Readers of PRC.net who are veterans of the sim racing scene are most likely aware of the third party modding team calling themselves IDT Simulations. Once on the path to establishing themselves as the Reiza Studios of the United States – working hard on an officially licensed Champ Car title during the late 2000’s – the group eventually cut back on operations after the title failed to materialize due to internal troubles, and slowly released their finished material in the form of free modifications for isiMotor powered software.
While most of their content centered around the various North American Open Wheel racing series at the height of their contributions to the world of sim racing, eventually the team struck up a deal with on-site simulator software for large-scale Grand Prix racing events. In much simpler terms, the simulator setups found inside the various “fan zones” at most IndyCar races would make use of the rFactor 2 platform, as well as one of many IDT third party tracks that other teams had simply never bothered to construct. Long Beach, San Jose, Las Vegas, Cleveland, and Toronto are just some of their creations, which were usually built to serve one of many different Champ Car, CART, or IndyCar mods they had released publicly.
And once again, for the 2016 Honda Indy Toronto event taking place at the Exhibition Place circuit, the simulators inside the Honda World attraction will be using IDT’s version of Toronto. The group’s Facebook page proudly proclaims this will be the fourth year in a row IDT is involved with Honda and SimXperience, but the accompanying screenshots bundled with the news are almost embarrassing. The version of Toronto for rFactor that was once deemed acceptable back in 2007 has simply not aged well at all, turning what can be a very competent and enjoyable auto racing simulator into a roblox-tier shitshow.
Many fans attending the Toronto IndyCar race are not sim racing connoisseurs by any means, and have only heard of this niche genre through word of mouth while playing Forza on Xbox Live. It is disappointing that our favorite genre, and a genre that is supposedly on a “higher level” than a lot of mainstream racing games, will be publicly represented by a criminally outdated piece of work. If I was just some random guy strolling through the festivities at the IndyCar race in Toronto, and my first impression of a full-blown hardcore racing simulator looked like this, I would have absolutely no incentive to even investigate what this world has to offer. Sure, at one point in time it may have blown people away, but given how far technology has advanced, I may as well be playing Andretti Racing for the PSX.
It’s a mess, and this is an extremely poor way to promote sim racing to the masses. I’m obviously hoping these screenshots aren’t reflective of what the SimXperience setup will have to offer fans at the Honda Indy Toronto, but given the fact that the two most popular pieces of IDT branded content are available on the Steam Workshop – Long Beach and Toronto – I can safely say that they don’t look a whole lot better when the graphics are jacked up to modern levels. Even more unfortunate, once you dig past the primary pieces of third party content for rFactor 2 that everyone claims to love – I’m talking about the EGT mod, a couple of Virtua_LM tracks that have survived the conversion process, and the 1987 Celica GTO – this is what you’re actually getting with rFactor 2, and this is the reason the game hasn’t caught on in the way the original did. The teams who didn’t build something from the ground up, but rather quickly converted their old content and just sort of hoped it would fit into the new piece of software, this was the result.I can’t say I’m all that compelled to jump on rFactor 2 and run some laps around Long Beach or Toronto when it looks this poor.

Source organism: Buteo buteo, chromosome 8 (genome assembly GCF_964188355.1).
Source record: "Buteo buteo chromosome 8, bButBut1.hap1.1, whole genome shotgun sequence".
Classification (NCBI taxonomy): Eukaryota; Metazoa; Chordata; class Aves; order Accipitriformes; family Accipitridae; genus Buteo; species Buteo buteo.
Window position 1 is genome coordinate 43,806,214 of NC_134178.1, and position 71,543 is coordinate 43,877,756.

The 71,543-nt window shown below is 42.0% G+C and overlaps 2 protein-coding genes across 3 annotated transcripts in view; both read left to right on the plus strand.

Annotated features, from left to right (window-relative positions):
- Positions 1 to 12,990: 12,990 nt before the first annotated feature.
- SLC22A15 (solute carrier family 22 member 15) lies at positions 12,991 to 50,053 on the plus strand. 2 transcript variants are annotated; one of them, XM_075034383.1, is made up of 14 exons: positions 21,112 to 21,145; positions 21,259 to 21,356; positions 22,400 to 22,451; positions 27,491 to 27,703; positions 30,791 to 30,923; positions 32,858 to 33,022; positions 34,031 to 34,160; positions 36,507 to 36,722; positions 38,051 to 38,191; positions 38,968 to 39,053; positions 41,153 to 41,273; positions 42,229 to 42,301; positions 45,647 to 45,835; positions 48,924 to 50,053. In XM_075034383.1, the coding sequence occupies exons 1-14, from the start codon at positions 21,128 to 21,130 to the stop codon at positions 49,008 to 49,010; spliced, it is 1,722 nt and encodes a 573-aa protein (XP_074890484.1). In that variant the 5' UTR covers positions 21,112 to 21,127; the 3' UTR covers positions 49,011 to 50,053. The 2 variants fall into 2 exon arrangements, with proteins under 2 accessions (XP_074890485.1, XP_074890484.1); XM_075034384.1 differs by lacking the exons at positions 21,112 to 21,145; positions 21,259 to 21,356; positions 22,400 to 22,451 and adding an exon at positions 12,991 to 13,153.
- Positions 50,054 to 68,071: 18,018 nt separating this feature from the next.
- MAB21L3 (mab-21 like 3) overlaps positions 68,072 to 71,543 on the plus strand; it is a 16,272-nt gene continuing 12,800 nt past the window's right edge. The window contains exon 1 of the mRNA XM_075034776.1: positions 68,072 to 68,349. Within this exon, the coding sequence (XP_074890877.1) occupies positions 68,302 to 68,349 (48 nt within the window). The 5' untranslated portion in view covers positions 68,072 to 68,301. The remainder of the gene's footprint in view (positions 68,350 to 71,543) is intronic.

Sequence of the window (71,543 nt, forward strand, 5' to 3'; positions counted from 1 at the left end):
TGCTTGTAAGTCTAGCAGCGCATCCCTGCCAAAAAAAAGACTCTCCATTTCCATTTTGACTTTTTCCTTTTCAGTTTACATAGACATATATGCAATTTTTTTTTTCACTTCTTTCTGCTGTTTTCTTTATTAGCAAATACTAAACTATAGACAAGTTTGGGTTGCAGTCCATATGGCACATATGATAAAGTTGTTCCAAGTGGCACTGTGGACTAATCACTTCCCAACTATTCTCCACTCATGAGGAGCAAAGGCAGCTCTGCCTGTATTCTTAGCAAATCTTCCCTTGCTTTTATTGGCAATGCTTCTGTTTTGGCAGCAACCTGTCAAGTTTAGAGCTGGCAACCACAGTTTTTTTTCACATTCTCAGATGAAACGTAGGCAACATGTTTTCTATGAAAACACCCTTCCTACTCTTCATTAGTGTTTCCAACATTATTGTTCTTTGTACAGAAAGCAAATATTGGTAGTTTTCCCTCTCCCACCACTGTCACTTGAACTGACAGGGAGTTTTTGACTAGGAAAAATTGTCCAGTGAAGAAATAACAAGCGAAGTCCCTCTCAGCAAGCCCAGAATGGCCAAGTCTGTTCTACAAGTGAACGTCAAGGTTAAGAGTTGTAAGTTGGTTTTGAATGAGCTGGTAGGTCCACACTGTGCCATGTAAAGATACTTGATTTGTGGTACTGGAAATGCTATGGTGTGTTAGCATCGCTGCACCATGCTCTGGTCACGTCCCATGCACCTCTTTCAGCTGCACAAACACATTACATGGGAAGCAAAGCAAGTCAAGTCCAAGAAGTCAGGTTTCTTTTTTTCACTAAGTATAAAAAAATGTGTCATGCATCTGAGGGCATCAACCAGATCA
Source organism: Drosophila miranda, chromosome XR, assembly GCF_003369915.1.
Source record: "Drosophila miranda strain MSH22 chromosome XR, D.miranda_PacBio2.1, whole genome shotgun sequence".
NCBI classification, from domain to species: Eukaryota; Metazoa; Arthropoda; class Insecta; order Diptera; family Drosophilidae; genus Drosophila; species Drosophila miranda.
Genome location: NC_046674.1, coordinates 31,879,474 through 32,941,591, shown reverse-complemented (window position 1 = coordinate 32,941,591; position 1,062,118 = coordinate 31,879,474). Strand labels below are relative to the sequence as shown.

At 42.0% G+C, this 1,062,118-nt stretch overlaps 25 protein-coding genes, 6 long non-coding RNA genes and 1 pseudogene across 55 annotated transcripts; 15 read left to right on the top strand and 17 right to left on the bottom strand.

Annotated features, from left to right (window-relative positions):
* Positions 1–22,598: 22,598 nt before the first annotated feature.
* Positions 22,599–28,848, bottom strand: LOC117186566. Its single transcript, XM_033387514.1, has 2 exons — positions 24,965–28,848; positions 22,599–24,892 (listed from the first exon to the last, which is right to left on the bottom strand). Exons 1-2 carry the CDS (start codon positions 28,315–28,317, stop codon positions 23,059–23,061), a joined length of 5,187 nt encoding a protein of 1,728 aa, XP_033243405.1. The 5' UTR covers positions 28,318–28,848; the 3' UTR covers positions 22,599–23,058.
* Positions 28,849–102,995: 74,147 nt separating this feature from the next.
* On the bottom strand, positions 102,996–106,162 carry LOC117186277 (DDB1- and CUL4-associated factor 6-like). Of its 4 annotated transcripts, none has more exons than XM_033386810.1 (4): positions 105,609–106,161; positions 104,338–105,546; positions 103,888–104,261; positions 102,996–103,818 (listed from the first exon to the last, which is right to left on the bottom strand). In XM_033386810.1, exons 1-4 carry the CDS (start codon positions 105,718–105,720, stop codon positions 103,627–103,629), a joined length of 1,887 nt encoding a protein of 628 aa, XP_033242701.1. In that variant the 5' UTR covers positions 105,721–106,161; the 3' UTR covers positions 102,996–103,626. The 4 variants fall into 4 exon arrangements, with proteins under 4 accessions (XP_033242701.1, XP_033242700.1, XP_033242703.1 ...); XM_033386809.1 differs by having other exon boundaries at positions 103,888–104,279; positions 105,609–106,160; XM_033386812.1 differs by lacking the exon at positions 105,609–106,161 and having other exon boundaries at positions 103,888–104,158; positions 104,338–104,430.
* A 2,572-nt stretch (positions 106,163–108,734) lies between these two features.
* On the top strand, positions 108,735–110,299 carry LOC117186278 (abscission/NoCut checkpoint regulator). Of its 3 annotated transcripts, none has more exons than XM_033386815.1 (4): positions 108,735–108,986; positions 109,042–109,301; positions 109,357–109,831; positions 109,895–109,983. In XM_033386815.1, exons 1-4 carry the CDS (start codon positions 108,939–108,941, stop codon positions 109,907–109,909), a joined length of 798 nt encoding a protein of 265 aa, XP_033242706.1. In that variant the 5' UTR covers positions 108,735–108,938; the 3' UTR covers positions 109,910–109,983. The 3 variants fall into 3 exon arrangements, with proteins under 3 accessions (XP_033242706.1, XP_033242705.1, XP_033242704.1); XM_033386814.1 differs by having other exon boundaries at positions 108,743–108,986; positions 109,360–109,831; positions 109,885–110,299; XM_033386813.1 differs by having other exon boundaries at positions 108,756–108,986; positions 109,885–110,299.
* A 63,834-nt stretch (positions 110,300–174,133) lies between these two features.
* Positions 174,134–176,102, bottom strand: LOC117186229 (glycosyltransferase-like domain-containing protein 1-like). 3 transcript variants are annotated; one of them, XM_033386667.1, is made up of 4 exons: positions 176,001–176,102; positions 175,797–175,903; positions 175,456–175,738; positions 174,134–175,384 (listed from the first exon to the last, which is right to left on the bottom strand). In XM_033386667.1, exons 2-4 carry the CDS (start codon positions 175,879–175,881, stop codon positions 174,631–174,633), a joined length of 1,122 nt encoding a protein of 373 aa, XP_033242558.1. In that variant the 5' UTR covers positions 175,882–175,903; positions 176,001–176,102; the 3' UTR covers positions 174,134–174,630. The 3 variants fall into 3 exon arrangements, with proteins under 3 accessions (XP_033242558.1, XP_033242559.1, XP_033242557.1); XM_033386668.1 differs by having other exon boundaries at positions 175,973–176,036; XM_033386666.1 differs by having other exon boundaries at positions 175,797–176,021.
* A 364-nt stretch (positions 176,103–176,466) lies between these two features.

As someone who’s slowly gaining more and more of an interest in IndyCar, it’s really shitty to amass a partially roster of IndyCar locales, only to discover how out-of-place they are in 2016. And this is what’s happening to the dwindling rFactor 2 userbase. They really want to like the software, and yes, there are a handful of cars and tracks that are 100% worth racing, so lets give credit where credit is due. But as you explore, and maybe build your rFactor 2 install around a theme – be it GT3 cars, or Indy Cars, or American Stock Cars… You run into situations like this, where beyond the initial layer of quality content pushed front and center in various news articles regarding the software, pulling back the curtains reveals a bunch of unflattering conversions and half-finished content. It’s extremely disappointing, because rFactor 2 can be an exceptional piece of software under the right circumstances, but this kind of content simply doesn’t do the game any favors whatsoever.